The mystery of why some cars have been found turned on their sides across France apparently without explanation has been solved.
The phenomenon was reported in Ariège (Occitanie) most recently, but police have heard incidents of the issue from all over the country over the past few weeks, including around 15 in Oise in northern France alone.
Voitures retournées en France : le mystère s'explique... Il s'agit d'une technique répandue, employée par certains voleurs pour dérober le pot catalytique des véhicules https://t.co/VLcd5zaAnf (La Dépêche) 1/2— Pierre LEMASSON (@sirchamallow) March 30, 2022
Despite its mysterious appearance, the phenomenon has a more prosaic explanation; it is a technique used by thieves to steal the car’s catalytic converter.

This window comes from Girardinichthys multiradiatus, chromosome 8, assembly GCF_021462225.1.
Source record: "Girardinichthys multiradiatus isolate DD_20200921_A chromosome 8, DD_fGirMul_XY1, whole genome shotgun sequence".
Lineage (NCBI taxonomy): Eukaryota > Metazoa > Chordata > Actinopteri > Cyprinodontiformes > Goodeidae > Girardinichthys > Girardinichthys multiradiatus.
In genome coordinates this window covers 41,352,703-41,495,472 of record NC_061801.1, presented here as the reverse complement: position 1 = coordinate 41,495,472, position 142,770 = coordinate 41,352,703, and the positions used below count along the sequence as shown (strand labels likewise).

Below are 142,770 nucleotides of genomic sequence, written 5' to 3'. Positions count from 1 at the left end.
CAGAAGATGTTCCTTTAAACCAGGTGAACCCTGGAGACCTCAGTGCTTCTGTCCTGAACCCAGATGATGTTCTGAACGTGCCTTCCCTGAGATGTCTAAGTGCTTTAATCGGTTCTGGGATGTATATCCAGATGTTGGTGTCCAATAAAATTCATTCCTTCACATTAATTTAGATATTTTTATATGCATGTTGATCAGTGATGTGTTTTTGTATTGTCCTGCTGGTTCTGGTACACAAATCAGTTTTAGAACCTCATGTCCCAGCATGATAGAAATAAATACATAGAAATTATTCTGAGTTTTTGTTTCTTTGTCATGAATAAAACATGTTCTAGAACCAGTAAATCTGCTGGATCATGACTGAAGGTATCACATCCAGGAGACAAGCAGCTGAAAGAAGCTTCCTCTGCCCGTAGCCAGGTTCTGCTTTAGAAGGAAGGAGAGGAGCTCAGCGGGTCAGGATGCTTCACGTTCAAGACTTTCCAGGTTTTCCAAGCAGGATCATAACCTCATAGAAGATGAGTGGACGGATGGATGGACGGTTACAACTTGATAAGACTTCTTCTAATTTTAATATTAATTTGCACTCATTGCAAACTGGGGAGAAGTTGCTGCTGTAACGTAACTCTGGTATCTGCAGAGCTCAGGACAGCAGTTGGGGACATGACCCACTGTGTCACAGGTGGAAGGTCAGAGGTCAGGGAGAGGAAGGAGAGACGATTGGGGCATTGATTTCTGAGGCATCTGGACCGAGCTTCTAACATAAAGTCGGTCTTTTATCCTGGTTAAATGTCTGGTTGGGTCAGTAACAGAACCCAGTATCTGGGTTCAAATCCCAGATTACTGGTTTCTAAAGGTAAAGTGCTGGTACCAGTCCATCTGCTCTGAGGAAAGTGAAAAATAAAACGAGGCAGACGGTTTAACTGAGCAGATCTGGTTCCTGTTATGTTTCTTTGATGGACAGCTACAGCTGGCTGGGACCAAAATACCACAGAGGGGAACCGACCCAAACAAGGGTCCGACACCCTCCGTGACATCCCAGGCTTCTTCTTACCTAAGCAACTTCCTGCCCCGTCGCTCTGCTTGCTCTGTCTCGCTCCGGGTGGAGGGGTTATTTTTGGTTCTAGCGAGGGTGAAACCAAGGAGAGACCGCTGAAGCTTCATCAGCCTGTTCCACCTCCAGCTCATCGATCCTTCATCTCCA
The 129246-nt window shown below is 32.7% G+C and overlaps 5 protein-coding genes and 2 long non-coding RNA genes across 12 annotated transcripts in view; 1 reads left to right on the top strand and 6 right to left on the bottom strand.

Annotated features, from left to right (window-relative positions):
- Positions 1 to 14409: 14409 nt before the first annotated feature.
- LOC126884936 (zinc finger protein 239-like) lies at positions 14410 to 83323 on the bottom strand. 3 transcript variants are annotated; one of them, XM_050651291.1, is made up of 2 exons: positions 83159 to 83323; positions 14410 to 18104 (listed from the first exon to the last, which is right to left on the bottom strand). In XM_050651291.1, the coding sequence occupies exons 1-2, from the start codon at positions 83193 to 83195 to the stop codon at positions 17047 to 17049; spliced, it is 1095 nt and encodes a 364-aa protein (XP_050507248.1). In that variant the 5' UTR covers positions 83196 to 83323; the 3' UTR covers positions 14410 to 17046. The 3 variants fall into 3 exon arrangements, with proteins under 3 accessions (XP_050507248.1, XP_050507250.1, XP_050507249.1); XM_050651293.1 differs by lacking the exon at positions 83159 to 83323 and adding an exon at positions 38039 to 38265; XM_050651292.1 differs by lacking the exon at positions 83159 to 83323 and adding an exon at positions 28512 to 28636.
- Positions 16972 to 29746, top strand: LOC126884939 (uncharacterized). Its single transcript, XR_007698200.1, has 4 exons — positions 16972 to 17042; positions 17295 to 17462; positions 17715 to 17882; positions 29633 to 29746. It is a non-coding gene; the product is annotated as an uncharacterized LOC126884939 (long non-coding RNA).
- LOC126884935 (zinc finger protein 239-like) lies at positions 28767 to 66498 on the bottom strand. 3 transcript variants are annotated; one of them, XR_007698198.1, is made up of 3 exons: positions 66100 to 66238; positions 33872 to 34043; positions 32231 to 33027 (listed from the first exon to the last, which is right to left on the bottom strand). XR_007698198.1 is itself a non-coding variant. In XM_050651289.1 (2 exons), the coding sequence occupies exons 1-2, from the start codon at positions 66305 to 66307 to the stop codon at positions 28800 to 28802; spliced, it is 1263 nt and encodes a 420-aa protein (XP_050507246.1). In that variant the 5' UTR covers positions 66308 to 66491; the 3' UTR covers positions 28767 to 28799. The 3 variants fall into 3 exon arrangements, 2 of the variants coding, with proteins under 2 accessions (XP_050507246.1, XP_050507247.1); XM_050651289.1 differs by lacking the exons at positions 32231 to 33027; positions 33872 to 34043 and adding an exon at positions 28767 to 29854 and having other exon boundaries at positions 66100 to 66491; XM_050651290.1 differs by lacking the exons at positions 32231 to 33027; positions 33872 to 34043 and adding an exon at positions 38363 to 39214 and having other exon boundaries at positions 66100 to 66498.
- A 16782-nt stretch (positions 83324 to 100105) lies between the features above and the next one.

These parts are fetching high prices on the black market, and contain precious metals such as palladium or rhodium, the latter of which is currently selling at prices 11 times higher than gold.
Certain smaller cars are easier to turn on their sides than others, including the Renault Twingo and Clio, and the Toyota Prius and Auris, which explains why these models have been most affected.
Jean-Pierre Reynaud, colonel gendarmerie in Loiret, said: “It’s a very well-structured and organised network, with the capacity to transport and sell [the parts].”
Without a catalytic converter – which aims to reduce the harmfulness of exhaust fumes – cars are unusable.
One mechanic told FranceInfo: “If the entire part has been stolen, it can cost €1,500 to fix.”
One recent victim, Stéphan Pivot, whose car is being repaired, said: “I live in a village, and I can’t do anything without a car - not even go to the pharmacy. I now have to ask someone [for a lift].”